Tim Brady’s big idea came after he noticed a gap in the market for endurance athletes like himself.
The 22-year-old, going into his second year of the HBA program at Ivey Business School, played football for the Mustangs when he first came to Western and quickly clued into something – he and his fellow teammates were lacking a proper nutritional recovery product. So, he came up with a solution.
“I was training year-round and noticed there was a need for a better recovery solution,” Brady said. “Every day, after our workouts, we’d all bring our different stuff – protein, glutamine, flax – all these different supplements.”
Combining the three, Brady founded MojoMax Health, a growing company he started in 2011 in order to better serve athletes like himself, providing them with nutritional supplements that promise to reduce recovery time.
“I’ve always been an entrepreneur looking for an opportunity, and I wanted to see if this was feasible. After a year of researching, contacting manufacturers, lining up financing, it came to fruition,” Brady said. He has had the help of industry experts, fellow athletes, and friends in business alongside an advisory board, helping him along the way.
The MojoMax product is basically an advanced formulation of glutamine, he explained.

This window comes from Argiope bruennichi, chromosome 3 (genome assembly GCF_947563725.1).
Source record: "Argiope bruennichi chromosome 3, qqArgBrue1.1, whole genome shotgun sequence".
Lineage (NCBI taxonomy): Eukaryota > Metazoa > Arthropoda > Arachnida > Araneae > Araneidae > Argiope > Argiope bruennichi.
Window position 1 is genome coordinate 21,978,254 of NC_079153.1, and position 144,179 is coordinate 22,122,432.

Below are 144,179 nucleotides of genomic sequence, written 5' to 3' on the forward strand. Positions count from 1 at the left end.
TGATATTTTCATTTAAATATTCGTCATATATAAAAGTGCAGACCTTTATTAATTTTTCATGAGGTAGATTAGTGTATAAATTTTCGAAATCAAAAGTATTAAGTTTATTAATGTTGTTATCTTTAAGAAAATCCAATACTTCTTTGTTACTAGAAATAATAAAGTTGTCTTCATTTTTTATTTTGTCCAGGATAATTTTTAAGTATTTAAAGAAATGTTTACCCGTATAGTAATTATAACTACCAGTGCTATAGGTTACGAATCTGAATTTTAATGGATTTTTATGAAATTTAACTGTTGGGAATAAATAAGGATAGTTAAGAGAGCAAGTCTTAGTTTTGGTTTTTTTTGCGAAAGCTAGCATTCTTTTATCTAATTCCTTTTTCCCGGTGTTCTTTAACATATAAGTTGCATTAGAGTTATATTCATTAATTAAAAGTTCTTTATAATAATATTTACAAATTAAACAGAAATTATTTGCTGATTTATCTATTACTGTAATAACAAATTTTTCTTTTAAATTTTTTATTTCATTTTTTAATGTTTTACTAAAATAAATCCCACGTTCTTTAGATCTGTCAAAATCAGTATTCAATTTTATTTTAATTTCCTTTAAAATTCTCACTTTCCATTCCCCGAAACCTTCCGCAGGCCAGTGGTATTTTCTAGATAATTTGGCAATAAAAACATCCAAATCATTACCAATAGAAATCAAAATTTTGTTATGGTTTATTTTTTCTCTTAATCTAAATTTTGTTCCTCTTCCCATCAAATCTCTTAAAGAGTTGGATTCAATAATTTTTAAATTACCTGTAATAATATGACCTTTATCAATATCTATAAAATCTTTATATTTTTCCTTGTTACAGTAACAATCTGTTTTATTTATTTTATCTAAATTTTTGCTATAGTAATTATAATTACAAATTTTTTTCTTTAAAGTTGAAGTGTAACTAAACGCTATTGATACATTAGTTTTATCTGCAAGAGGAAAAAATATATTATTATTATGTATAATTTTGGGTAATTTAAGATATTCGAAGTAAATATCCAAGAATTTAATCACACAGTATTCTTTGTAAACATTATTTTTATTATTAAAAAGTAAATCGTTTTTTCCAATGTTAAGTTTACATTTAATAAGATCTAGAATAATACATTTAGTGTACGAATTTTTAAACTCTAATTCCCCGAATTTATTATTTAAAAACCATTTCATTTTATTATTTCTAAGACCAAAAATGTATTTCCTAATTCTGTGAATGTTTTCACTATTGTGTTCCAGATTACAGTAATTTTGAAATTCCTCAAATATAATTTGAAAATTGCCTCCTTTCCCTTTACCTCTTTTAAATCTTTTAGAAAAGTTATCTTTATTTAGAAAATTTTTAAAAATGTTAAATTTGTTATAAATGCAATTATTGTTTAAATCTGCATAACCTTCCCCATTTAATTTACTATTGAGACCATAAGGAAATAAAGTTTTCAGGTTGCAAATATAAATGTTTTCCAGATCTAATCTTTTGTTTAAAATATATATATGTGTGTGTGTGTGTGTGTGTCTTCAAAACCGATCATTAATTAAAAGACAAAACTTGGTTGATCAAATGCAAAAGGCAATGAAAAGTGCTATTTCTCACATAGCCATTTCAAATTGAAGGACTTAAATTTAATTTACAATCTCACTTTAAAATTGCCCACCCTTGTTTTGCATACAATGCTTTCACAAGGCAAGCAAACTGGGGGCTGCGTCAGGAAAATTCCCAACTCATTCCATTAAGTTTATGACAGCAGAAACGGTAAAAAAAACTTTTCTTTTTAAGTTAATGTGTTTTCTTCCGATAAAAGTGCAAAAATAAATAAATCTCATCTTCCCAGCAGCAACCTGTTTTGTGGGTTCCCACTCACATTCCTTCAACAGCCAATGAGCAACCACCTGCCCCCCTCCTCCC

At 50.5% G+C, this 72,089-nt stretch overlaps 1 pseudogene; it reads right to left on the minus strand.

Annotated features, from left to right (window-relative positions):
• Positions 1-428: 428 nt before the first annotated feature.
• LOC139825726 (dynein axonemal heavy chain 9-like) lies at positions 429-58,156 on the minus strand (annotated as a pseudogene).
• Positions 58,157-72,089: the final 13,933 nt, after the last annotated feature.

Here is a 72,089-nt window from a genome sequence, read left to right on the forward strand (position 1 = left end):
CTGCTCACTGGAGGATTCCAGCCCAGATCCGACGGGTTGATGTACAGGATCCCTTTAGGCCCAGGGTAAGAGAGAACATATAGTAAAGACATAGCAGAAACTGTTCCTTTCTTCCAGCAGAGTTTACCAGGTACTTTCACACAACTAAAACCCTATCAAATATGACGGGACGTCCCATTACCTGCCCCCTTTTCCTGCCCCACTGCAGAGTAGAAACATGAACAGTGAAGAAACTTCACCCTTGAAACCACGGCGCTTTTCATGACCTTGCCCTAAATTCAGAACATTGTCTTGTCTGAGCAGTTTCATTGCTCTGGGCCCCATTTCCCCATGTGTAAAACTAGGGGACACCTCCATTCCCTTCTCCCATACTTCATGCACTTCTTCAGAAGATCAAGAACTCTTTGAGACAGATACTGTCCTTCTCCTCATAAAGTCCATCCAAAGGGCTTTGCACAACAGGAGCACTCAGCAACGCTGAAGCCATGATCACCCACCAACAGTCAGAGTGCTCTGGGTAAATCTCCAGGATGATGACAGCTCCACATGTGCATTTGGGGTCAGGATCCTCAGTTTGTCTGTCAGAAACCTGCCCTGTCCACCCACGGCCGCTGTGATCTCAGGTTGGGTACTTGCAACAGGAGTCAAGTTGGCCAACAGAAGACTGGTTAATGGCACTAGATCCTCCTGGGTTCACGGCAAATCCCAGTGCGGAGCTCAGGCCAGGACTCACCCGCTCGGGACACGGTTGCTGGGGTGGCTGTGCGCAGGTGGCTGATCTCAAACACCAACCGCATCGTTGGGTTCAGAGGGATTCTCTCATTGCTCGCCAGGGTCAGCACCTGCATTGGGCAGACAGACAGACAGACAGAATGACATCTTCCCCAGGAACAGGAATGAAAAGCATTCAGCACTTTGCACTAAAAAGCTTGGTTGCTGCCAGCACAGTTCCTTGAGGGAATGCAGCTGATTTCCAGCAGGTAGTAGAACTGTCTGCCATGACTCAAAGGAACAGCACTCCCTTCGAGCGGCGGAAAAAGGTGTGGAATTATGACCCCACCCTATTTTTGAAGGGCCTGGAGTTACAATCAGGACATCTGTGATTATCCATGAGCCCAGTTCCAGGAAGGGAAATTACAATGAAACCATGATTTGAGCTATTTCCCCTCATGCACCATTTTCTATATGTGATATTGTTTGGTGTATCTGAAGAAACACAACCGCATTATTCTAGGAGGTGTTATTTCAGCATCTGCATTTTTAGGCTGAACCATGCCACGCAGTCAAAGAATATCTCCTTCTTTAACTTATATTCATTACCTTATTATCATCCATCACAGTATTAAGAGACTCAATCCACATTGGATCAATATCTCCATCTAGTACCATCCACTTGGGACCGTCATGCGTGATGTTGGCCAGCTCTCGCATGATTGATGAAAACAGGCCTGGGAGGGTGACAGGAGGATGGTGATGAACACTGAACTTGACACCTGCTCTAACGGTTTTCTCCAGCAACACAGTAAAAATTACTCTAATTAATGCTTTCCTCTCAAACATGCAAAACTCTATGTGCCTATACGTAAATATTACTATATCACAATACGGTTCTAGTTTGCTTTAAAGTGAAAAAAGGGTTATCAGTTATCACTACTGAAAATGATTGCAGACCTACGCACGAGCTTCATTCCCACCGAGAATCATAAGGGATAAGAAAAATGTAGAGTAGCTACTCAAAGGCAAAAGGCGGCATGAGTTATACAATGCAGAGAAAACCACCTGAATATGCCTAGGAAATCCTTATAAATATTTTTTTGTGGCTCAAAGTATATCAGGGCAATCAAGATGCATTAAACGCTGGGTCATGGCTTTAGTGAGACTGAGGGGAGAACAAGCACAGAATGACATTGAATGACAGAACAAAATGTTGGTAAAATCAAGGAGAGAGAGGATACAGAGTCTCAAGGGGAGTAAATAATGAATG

In the last year, Brady’s business has continued to grow and his products are now available in more than 20 retail locations, including Goodness Me! locations in the Toronto area.
MojoMax recently sponsored a health-and-wellness event in Burlington, which brought together some of the world’s most fit athletes, including plant-based entrepreneur/Ultraman athlete Rich Roll.
“We have been fortunate enough to continue to grow our athlete base among elite Canadian athletes and have become a sponsor of the Alberta Ski Cross Team and a few of the Canadian development team athletes. Our company has grown in size and brand awareness, which is key for any startup,” Brady explained.
“As the school year kicks off and I head back to Ivey for my second year of the HBA program, I will again have to work on balancing school, running the company, training for my own sports, and preparing for my full-time job,” he said, adding the company has grown and he has appreciated the support from others in the process, including that of his brother, who also has a business background.
“I have learned some of my best lessons by making mistakes over the past three years in running and getting MojoMax Health off the ground,” he said.
His advice to students looking to build a start up? Be ready to commit almost all of your time and effort. Be ready to adapt, pivot and don’t give up on making it happen at all costs. Make mistakes; learn from them. Build and depend on a supportive network. There’s no substitute for hard work.
Story originally appeared in the Aug. 21 edition of Western News.